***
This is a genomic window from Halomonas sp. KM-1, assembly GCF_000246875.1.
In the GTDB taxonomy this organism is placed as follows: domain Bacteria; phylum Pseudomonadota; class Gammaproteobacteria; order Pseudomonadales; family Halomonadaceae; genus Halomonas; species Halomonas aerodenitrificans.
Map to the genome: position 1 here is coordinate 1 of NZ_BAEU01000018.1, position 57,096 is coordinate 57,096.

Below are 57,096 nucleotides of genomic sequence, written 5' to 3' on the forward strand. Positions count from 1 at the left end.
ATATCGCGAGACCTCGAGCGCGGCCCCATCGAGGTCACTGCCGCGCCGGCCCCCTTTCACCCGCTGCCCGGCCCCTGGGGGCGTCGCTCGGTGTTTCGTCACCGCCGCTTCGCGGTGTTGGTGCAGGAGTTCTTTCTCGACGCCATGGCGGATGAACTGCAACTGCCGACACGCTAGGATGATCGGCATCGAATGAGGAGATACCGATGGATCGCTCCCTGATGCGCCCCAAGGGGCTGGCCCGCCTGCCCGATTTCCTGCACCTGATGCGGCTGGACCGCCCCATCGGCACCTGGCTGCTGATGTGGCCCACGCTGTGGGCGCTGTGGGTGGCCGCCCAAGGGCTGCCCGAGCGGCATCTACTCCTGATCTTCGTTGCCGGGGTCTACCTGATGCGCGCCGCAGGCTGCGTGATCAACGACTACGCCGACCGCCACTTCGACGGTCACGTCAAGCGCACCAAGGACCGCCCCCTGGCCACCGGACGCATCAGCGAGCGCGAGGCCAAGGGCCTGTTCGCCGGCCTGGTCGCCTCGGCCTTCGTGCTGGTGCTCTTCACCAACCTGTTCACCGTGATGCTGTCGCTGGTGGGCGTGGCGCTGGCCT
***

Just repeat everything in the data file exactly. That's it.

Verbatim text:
This is a genomic window from Halomonas sp. KM-1, assembly GCF_000246875.1.
In the GTDB taxonomy this organism is placed as follows: domain Bacteria; phylum Pseudomonadota; class Gammaproteobacteria; order Pseudomonadales; family Halomonadaceae; genus Halomonas; species Halomonas aerodenitrificans.
Map to the genome: position 1 here is coordinate 1 of NZ_BAEU01000018.1, position 57,096 is coordinate 57,096.

Below are 57,096 nucleotides of genomic sequence, written 5' to 3' on the forward strand. Positions count from 1 at the left end.
ATATCGCGAGACCTCGAGCGCGGCCCCATCGAGGTCACTGCCGCGCCGGCCCCCTTTCACCCGCTGCCCGGCCCCTGGGGGCGTCGCTCGGTGTTTCGTCACCGCCGCTTCGCGGTGTTGGTGCAGGAGTTCTTTCTCGACGCCATGGCGGATGAACTGCAACTGCCGACACGCTAGGATGATCGGCATCGAATGAGGAGATACCGATGGATCGCTCCCTGATGCGCCCCAAGGGGCTGGCCCGCCTGCCCGATTTCCTGCACCTGATGCGGCTGGACCGCCCCATCGGCACCTGGCTGCTGATGTGGCCCACGCTGTGGGCGCTGTGGGTGGCCGCCCAAGGGCTGCCCGAGCGGCATCTACTCCTGATCTTCGTTGCCGGGGTCTACCTGATGCGCGCCGCAGGCTGCGTGATCAACGACTACGCCGACCGCCACTTCGACGGTCACGTCAAGCGCACCAAGGACCGCCCCCTGGCCACCGGACGCATCAGCGAGCGCGAGGCCAAGGGCCTGTTCGCCGGCCTGGTCGCCTCGGCCTTCGTGCTGGTGCTCTTCACCAACCTGTTCACCGTGATGCTGTCGCTGGTGGGCGTGGCGCTGGCCT